Farming or any type of outdoor activity benefits young people, particularly ones who may feel stressed about school. According to a 2011 poll conducted by The Nature Conservancy, 10 percent of students between age 13 and 18 reported spending time outdoors every day; however, 90 percent who did spend time outside said that being in nature and/or participating in outdoor activities helped relieve stress. The students who stated that they spend so little time outdoors attributed that to “lack of access to natural areas and discomfort with the outdoors.” However, those students (ages 13-18) who had personal, positive experiences with nature were twice as likely to view themselves as strong environmentalists and were significantly more likely to express concern about water issues, air pollution, and climate change. Fewer than one-quarter of the teens said that they take school field trips outdoors on even a monthly basis, but those who did spoke fondly of school experiences that took them beyond the classroom.

And while few, if any, students who work on a high school farm project pursue farming as a career, they are exposed to other careers related to agriculture, such as sales, engineering, IT positions, accountancy, and professional cooking. “FFA really is about more than agriculture. It's about leadership, professionalism, and working hard to achieve success,” said a participant on #agchat, a weekly Twitter chat for farmers, farm educators, and others.

At Darlington School in Rome, GA, students are learning from a different type of farm – a five-acre solar farm currently under construction on campus. The project, developed by Atlanta-based Inman Solar, will provide power to the local grid by way of a 900-kilowatt solar array consisting of 2,813 modules on tilted panels. The brainchild of science teacher Randy Smith, the project represents “a very unique entrepreneurial opportunity and a lifelong dream come true,” he said. Read more about Smith’s history here.

Power produced on the solar farm will feed the entire grid, but the Darlington campus will benefit from the energy produced as well as the revenue earned from the lease to the company. Inman Solar signed a 25-year lease on the parcel, with the option to renew for two five-year increments. The array will be valued at over $900,000 and was built at no cost to the school. Inman Solar will sell the energy that is collected back to the Georgia Power network, while paying Darlington for use of the land. The farm was constructed in a flood plain, where the school never had any plans for buildings.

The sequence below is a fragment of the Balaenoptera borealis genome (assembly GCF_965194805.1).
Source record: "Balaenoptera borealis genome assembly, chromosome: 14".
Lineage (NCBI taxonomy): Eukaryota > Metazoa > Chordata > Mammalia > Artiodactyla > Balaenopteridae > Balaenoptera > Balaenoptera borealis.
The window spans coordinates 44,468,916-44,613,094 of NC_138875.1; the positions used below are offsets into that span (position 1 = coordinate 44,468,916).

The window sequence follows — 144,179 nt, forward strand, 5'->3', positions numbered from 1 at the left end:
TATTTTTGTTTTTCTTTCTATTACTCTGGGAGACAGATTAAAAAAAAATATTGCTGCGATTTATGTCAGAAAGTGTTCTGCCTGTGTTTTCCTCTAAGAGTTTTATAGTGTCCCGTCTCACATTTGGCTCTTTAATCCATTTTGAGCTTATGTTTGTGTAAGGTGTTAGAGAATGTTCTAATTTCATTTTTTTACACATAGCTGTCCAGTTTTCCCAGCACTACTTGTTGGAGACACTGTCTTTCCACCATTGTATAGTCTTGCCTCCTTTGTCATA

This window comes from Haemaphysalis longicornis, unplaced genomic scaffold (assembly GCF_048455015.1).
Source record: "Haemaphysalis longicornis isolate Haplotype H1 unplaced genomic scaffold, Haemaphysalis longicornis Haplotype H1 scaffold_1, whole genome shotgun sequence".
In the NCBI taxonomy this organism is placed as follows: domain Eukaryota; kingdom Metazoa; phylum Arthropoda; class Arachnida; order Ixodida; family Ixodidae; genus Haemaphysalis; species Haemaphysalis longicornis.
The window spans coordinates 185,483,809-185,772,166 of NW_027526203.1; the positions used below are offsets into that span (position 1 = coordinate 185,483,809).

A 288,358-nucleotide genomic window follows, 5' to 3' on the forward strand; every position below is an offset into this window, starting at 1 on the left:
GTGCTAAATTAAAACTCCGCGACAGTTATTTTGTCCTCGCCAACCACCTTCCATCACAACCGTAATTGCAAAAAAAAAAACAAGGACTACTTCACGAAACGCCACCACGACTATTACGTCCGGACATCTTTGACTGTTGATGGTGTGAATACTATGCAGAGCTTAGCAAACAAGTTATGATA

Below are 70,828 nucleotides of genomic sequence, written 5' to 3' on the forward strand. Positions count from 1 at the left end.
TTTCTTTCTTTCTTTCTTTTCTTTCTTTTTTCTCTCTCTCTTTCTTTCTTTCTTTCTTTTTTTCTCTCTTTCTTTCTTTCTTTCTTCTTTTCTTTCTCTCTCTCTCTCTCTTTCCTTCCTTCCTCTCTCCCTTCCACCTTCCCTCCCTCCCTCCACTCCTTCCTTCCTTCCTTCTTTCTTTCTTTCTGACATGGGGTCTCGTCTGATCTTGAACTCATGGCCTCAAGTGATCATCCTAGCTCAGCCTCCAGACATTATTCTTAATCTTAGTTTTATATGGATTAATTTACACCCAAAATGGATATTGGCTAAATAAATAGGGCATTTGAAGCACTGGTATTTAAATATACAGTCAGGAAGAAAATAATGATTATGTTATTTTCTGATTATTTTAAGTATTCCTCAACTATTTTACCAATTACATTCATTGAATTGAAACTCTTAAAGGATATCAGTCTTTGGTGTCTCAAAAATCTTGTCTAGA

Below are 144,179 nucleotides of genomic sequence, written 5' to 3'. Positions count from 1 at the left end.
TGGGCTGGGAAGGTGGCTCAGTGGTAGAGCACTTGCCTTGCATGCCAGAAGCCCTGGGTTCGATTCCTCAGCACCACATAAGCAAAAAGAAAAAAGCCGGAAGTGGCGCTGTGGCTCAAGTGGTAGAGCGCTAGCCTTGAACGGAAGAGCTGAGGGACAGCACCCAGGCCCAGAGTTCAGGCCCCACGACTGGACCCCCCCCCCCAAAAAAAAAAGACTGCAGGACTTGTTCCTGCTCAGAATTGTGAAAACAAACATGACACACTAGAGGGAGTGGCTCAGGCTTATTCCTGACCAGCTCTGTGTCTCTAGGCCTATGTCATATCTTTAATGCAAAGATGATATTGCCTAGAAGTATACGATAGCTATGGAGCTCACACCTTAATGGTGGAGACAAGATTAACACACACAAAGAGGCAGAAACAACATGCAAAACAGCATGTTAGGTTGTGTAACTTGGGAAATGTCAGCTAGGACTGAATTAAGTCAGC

The 900-kilowatt array — a 900,000-watt installation — will produce more than two million kilowatt hours per year. The amount of electricity generated is going to lead to a local reduction of approximately 930 tons of carbon dioxide annually, which is equivalent of removing 160 cars from the road, conserving 756,000 gallons of water, or saving more than 250 trees. It will also have the ability to power up to 200 residential properties in the area for an entire year.


In addition, students will see first-hand how the system operates. “In 6th grade, we talk a lot about alternate energy and resources,” Smith said. “All that they learn about in class is actually happening here. It’s a whole different thing to see it here on campus.”

The school will be able to collect data from the grid for analysis and take students on field trips to the farm to speak with engineers on occasion. Smith plans to modify the science curriculum somewhat, with input from the solar developer.  

“This is a great testament to the progressive thinking of our administration and our board,” Smith said. “I feel very fortunate to have this opportunity.”

A school classroom in 2016 doesn’t always exist inside a traditional building. Farms or outdoor venues of any sort also can serve as classrooms, giving students unique learning experiences. Sustainability and global citizenship, for example, may be taught best through a hands-on lesson where students are not only in the world but of it.